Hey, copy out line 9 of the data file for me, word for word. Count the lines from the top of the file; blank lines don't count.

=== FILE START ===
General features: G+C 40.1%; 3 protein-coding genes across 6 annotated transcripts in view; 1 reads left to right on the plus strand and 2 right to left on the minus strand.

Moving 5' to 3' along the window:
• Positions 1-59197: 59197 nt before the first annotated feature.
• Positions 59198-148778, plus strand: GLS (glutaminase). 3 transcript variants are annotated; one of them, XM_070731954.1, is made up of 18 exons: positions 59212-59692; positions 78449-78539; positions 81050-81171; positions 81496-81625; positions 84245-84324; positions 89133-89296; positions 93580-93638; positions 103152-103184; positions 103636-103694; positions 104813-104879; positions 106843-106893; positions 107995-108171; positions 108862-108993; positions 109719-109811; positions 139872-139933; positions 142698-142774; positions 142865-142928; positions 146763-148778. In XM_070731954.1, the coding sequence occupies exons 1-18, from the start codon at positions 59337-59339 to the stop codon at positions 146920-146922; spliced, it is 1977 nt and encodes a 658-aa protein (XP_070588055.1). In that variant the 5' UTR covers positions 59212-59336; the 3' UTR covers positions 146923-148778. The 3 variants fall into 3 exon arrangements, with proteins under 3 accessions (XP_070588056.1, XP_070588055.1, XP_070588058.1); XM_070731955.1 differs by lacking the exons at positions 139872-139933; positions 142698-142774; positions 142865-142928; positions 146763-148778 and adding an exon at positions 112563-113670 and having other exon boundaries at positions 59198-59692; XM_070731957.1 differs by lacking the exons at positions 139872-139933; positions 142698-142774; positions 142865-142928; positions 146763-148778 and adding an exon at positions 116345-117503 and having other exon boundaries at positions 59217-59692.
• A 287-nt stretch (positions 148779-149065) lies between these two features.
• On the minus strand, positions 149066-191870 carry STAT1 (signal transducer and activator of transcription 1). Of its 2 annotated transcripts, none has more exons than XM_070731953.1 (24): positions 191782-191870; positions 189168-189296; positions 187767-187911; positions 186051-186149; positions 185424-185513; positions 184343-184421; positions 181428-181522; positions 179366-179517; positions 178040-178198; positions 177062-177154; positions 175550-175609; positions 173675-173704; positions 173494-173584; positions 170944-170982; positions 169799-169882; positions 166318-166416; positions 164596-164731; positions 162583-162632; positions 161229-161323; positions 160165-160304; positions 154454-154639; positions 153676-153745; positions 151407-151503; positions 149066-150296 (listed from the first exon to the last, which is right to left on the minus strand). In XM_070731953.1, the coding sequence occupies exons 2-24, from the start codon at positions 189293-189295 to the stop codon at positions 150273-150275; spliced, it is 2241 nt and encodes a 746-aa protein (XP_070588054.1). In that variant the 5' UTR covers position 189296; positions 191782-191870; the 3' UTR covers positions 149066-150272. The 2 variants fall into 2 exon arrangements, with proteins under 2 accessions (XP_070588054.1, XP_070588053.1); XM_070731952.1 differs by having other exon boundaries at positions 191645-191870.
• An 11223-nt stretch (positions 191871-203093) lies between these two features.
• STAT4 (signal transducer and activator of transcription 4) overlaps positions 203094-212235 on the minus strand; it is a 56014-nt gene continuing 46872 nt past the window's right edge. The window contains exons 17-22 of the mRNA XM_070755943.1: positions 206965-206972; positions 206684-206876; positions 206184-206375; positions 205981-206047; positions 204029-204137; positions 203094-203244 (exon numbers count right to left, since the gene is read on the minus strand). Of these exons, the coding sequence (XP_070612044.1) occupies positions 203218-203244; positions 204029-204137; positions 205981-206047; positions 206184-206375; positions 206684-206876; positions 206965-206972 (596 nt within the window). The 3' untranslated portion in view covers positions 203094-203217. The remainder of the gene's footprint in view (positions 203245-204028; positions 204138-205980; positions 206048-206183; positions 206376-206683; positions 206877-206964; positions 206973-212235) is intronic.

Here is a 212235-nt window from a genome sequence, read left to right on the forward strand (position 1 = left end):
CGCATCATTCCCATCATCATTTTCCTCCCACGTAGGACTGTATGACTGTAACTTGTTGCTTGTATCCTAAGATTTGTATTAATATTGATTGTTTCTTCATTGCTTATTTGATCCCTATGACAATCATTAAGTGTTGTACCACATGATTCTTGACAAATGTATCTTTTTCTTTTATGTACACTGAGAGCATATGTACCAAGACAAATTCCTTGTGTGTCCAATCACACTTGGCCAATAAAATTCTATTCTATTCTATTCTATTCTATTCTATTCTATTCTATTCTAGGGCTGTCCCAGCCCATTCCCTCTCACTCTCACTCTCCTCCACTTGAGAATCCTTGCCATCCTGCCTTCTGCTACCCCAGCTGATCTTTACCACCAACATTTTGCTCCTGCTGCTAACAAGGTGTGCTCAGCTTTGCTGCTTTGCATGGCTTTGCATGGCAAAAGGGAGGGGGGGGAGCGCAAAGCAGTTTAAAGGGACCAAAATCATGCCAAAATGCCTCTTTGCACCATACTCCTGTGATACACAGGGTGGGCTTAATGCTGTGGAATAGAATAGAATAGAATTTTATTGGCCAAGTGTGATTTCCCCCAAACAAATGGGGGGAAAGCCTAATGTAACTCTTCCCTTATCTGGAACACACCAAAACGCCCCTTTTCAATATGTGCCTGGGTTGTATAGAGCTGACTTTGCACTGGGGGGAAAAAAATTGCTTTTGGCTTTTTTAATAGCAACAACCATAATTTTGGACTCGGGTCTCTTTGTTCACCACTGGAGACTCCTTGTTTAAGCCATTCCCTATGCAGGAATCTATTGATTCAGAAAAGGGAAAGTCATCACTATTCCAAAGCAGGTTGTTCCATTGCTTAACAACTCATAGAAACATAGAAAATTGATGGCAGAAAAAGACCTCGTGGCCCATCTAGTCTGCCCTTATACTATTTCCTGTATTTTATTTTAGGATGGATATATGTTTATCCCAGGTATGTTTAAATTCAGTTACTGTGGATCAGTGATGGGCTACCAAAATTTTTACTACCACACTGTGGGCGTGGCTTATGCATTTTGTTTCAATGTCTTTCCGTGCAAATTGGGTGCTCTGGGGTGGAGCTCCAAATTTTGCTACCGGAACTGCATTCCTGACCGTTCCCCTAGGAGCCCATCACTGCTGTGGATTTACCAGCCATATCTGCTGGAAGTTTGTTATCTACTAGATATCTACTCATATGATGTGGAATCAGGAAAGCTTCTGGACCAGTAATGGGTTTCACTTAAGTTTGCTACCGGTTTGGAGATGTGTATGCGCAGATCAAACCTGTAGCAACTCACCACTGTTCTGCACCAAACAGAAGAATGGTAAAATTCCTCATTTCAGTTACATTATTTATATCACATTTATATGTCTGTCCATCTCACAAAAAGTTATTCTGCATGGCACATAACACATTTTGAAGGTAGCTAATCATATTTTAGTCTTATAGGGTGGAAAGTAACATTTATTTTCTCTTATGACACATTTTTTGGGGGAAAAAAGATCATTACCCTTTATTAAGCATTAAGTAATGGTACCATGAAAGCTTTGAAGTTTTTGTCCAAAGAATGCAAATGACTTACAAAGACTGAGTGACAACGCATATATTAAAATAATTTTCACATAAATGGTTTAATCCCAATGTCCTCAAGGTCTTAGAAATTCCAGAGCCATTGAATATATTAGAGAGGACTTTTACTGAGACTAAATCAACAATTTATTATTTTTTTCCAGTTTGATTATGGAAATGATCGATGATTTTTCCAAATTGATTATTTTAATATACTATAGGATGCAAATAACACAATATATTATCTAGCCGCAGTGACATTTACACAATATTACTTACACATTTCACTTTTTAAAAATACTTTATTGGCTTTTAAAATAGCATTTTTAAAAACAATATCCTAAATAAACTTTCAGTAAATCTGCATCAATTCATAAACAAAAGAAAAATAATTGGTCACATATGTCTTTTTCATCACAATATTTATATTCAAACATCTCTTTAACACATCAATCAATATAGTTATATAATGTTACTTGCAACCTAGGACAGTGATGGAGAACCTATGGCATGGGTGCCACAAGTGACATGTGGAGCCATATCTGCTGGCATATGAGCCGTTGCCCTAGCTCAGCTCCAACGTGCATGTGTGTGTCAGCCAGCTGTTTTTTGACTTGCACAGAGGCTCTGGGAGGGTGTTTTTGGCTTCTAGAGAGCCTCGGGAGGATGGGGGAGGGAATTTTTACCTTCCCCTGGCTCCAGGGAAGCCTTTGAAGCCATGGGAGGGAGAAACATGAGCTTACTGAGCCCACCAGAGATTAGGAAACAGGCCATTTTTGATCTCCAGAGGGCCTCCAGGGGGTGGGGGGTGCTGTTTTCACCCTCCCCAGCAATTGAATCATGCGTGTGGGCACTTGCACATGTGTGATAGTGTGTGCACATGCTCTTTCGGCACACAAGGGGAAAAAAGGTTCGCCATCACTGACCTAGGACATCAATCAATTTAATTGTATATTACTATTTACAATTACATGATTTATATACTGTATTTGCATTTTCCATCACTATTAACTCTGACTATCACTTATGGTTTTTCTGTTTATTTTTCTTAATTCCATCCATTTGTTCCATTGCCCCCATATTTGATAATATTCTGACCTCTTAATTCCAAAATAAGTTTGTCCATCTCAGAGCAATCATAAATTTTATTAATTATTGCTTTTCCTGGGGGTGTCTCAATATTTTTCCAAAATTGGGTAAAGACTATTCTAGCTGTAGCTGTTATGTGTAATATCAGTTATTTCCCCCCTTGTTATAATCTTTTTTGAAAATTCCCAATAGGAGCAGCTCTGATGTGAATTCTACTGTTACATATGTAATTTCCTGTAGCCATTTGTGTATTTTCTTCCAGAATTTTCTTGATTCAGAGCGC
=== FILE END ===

Here is a 212235-nt window from a genome sequence, read left to right on the forward strand (position 1 = left end):